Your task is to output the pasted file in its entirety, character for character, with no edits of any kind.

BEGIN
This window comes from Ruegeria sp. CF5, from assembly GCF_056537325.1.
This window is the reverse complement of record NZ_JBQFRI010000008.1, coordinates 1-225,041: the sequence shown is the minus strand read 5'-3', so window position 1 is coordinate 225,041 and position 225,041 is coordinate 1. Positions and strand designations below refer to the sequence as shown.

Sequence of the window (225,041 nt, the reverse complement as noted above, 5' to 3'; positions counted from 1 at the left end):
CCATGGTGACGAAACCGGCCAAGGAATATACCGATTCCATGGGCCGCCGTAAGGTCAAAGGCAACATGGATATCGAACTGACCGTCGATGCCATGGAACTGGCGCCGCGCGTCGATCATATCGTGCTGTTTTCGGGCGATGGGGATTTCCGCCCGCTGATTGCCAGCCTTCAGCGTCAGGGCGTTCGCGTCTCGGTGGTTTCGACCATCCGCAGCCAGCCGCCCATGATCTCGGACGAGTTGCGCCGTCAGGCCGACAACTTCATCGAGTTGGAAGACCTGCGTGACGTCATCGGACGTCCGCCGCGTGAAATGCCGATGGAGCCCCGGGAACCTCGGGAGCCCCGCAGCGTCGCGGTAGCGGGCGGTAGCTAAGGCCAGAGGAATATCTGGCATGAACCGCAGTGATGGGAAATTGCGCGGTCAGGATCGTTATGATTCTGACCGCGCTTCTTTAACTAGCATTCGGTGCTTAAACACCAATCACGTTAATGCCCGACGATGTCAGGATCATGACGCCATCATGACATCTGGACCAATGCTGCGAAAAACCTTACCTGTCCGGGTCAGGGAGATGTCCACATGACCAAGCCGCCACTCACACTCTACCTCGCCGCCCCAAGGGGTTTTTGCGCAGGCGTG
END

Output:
This window comes from Ruegeria sp. CF5, from assembly GCF_056537325.1.
This window is the reverse complement of record NZ_JBQFRI010000008.1, coordinates 1-225,041: the sequence shown is the minus strand read 5'-3', so window position 1 is coordinate 225,041 and position 225,041 is coordinate 1. Positions and strand designations below refer to the sequence as shown.

Sequence of the window (225,041 nt, the reverse complement as noted above, 5' to 3'; positions counted from 1 at the left end):
CCATGGTGACGAAACCGGCCAAGGAATATACCGATTCCATGGGCCGCCGTAAGGTCAAAGGCAACATGGATATCGAACTGACCGTCGATGCCATGGAACTGGCGCCGCGCGTCGATCATATCGTGCTGTTTTCGGGCGATGGGGATTTCCGCCCGCTGATTGCCAGCCTTCAGCGTCAGGGCGTTCGCGTCTCGGTGGTTTCGACCATCCGCAGCCAGCCGCCCATGATCTCGGACGAGTTGCGCCGTCAGGCCGACAACTTCATCGAGTTGGAAGACCTGCGTGACGTCATCGGACGTCCGCCGCGTGAAATGCCGATGGAGCCCCGGGAACCTCGGGAGCCCCGCAGCGTCGCGGTAGCGGGCGGTAGCTAAGGCCAGAGGAATATCTGGCATGAACCGCAGTGATGGGAAATTGCGCGGTCAGGATCGTTATGATTCTGACCGCGCTTCTTTAACTAGCATTCGGTGCTTAAACACCAATCACGTTAATGCCCGACGATGTCAGGATCATGACGCCATCATGACATCTGGACCAATGCTGCGAAAAACCTTACCTGTCCGGGTCAGGGAGATGTCCACATGACCAAGCCGCCACTCACACTCTACCTCGCCGCCCCAAGGGGTTTTTGCGCAGGCGTG